The JR East Pass is valid on any 5 days over a 14 day period, and covers the Narita Express, the Haneda mono-rail, local-trains and the Hokuriku Shinkansen. This means you can jump back on the Shinkansen any time during a 14 day stay if for example you want to dash back to Tokyo (to meet friends), or transit between Iiyama and Nagano (which may be handy for those travelling between Nozawa/Madarao and Shiga Kogen/Hakuba).

JR East passes can be purchased on line for JPY 17,310 for adults and JPY 8,650 for children. Kids aged 5 and under travel free. Prices have increased slightly since last year. You can purchase your JR East pass by clicking on the image below.

What happens next?

After you purchase your JR East pass, you will be sent a confirmation email and receipt. Note this is not your physical pass. Passes must be picked up at the Shinkansen ticket office at either Narita or Haneda airports, or Tokyo central, by showing your receipt. The passes come in a clear sleeve with a lanyard. They are really easy to use. Just be sure to flash your pass at the ‘manned’ gates, not the automatic ticketed gates, and you’ll have no problems.

While at the ticket office, it is a good idea to also reserve your seats. If travelling to Nagano or Iiyama, you need to book the Hokuriku Shinkansen. The Hokuriku Shinkansen is quite unique in appearance. Unlike the N700 series which are white with a blue stripe, the Hokuriku Shinkansen is of the E7 series and is cream in appearance with blue and gold trim. We are told the E7 are built for the steep sections of track around the mountainous Nagano region.

The Hokuriku Shinkansen..

The staff at the counter typically speak good English. Tell them which station you are travelling to (Nagano or Iiyama) and they’ll organise your seats and print your tickets. For safe keeping, we recommend inserting the tickets into the same plastic sleeve containing your JR rail pass. The tickets will show the time your train is leaving, the platform number and your allocated seat.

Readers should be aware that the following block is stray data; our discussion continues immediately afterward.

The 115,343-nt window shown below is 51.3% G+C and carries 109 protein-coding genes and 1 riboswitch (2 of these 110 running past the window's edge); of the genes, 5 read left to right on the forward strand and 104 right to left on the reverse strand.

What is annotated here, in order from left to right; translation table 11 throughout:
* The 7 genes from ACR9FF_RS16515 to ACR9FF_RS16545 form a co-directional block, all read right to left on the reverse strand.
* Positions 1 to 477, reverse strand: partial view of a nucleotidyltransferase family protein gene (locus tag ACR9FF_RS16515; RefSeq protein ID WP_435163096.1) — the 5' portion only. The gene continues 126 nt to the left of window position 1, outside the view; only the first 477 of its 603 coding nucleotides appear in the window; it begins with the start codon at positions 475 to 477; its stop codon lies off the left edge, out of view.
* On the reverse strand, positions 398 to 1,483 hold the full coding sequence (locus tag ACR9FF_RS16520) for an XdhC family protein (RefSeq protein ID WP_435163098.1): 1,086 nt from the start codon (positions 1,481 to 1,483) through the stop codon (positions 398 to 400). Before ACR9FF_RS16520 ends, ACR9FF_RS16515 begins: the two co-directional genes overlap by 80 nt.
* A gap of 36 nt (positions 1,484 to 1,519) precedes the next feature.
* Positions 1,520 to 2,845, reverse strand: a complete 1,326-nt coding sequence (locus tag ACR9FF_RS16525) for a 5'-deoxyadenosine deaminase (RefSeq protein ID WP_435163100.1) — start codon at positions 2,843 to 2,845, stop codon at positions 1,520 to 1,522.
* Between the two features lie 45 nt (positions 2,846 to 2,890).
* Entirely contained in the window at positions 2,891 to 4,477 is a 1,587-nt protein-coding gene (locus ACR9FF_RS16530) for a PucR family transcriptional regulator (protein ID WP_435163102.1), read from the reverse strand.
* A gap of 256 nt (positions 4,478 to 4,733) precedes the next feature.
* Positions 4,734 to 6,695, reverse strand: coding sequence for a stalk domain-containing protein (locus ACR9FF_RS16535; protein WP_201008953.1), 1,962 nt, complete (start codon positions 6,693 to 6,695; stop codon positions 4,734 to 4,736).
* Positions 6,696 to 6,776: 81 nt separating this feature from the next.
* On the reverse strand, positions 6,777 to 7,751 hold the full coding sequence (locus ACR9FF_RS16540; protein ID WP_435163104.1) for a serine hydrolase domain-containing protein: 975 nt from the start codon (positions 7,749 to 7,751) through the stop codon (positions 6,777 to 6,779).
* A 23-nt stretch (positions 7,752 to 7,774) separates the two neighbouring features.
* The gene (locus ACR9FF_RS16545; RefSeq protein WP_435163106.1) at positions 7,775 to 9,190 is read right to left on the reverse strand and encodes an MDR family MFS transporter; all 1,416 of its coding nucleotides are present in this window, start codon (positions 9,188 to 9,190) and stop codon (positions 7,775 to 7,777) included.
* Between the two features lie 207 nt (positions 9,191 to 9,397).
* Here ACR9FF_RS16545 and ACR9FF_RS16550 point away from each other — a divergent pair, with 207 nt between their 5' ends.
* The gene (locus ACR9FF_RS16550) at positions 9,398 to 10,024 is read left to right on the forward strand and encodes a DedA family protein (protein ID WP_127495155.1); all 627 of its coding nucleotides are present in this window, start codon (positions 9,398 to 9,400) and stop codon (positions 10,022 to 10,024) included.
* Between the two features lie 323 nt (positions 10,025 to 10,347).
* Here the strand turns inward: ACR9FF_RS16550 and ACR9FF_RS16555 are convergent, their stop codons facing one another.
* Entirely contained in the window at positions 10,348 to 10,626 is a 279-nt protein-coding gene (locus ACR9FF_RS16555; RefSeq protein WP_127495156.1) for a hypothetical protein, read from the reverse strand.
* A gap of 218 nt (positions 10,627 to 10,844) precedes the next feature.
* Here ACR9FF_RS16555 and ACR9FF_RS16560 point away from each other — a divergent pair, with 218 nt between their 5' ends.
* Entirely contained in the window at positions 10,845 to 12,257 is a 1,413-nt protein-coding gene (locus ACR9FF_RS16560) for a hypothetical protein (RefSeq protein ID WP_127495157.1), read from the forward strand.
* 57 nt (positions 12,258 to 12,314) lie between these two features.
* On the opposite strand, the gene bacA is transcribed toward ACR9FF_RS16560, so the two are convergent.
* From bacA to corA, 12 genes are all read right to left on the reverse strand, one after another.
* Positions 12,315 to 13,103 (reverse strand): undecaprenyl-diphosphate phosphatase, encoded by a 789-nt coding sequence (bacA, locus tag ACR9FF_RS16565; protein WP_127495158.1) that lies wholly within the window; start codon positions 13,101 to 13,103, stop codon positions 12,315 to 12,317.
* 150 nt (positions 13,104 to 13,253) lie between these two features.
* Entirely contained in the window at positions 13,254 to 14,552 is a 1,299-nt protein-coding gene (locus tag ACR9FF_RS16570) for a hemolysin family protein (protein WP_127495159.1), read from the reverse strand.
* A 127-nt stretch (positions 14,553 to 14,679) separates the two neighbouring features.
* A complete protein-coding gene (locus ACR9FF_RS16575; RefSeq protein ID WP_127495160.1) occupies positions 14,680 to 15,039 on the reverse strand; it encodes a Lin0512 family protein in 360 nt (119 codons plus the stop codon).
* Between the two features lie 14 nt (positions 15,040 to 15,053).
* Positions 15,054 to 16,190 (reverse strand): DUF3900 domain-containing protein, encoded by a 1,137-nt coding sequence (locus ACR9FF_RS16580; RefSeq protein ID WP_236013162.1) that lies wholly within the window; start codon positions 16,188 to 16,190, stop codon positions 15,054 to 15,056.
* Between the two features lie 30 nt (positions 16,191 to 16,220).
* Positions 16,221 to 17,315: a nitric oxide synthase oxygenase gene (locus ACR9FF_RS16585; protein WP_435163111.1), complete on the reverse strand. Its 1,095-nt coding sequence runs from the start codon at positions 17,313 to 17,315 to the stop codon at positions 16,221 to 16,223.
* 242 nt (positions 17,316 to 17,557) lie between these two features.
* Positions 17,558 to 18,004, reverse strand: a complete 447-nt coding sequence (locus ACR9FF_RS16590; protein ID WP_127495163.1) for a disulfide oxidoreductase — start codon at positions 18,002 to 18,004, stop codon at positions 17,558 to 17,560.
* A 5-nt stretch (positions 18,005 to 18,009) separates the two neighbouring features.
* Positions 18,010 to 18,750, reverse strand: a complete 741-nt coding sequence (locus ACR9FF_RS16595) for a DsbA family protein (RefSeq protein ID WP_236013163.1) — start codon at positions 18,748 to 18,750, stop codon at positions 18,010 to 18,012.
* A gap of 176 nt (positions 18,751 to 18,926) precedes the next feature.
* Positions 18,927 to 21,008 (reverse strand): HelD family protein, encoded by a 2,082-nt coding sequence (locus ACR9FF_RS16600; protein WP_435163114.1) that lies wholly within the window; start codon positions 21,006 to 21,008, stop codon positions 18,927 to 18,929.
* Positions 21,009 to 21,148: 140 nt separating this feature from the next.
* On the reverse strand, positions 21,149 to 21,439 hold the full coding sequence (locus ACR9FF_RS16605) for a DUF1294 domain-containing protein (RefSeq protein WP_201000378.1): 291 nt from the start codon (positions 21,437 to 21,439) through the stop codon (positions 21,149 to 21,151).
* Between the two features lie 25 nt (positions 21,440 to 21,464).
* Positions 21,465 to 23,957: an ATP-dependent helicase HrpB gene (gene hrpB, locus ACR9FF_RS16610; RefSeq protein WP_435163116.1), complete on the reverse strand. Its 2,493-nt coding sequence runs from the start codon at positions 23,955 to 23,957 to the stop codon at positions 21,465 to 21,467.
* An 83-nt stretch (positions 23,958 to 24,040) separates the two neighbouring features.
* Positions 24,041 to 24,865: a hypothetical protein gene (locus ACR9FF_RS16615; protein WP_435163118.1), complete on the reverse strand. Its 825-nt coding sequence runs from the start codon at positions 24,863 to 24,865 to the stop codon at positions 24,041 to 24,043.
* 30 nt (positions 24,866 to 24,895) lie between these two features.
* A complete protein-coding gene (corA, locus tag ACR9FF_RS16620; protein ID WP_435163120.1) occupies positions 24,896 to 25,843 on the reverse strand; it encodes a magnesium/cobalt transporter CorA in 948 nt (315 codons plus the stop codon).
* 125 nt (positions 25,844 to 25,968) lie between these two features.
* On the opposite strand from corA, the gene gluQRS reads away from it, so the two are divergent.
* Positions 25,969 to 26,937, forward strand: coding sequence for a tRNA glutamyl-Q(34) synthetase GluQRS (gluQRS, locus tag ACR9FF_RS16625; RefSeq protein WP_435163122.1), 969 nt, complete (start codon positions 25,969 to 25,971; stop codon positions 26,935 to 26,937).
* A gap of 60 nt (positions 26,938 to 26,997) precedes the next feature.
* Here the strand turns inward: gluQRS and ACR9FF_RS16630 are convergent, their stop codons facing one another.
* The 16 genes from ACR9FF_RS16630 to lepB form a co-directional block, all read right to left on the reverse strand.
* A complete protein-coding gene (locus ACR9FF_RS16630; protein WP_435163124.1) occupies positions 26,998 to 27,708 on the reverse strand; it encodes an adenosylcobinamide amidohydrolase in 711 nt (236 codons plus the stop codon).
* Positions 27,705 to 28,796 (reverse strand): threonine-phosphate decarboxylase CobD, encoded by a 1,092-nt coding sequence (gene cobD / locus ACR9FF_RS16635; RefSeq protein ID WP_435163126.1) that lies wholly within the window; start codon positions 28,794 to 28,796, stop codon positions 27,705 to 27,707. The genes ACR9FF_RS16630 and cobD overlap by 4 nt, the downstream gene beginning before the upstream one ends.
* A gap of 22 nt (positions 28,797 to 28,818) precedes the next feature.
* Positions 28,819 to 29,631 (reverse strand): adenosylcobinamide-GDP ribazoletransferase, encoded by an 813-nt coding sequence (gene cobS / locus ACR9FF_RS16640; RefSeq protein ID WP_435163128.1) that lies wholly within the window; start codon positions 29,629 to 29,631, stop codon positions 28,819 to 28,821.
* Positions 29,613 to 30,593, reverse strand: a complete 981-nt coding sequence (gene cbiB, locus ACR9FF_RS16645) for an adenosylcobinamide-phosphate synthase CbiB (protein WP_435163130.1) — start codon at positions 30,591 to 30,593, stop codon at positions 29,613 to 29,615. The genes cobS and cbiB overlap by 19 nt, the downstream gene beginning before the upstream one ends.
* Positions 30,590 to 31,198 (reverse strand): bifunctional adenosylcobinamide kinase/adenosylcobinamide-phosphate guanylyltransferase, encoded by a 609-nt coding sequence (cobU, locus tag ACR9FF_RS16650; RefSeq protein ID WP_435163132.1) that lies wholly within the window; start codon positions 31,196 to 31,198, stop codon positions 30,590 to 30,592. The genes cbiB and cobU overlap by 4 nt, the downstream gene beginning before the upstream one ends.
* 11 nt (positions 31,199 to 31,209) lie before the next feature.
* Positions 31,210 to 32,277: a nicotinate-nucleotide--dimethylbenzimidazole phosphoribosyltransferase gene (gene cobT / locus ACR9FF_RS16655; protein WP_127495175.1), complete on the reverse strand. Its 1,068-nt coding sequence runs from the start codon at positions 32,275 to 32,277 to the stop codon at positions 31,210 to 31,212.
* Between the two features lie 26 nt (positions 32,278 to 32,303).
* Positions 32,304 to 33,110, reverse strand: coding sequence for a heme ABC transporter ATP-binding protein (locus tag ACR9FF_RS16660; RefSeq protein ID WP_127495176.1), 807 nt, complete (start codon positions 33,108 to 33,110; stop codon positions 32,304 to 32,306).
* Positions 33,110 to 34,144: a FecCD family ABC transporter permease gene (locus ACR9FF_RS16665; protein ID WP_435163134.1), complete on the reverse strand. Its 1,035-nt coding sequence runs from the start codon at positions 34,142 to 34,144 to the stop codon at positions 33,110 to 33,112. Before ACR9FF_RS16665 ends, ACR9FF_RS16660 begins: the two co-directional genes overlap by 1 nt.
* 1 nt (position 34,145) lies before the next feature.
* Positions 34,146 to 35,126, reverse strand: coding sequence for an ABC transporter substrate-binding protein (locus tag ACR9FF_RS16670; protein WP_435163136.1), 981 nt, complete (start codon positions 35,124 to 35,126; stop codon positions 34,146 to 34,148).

JR East pass with stamps indicating we have used the service on two consecutive days.

Catching the Shinkansen

The Hokuriku leaves Tokyo Central from tracks 20-23 . Finding them is easy. Just follow the bilingual signs (see image below). Timetables vary, but services are quite regular, beginning at about 6 am and finishing around 7 pm (out of Tokyo). Scheduling also varies depending on the destination. For example, while most trains stop at Naganao station, fewer stop at Iiyama. Be sure to catch the right train. Timetables can be found here.

Queuing for the Shinkansen is very orderly with separate queues for individual carriages. The doors opened a few minutes before departure, leaving about 2 mins to find your seat and stow your luggage. There is room in the overhead lockers for two large suitcases and even ski bags if you can find a long enough section. We later learnt that some of the carriages have luggage compartments or like other skiers and snowboarders, you can just leave your ski/snowboard bags in the compartments between carriages (not sure it’s kosher, but no one seemed too bothered).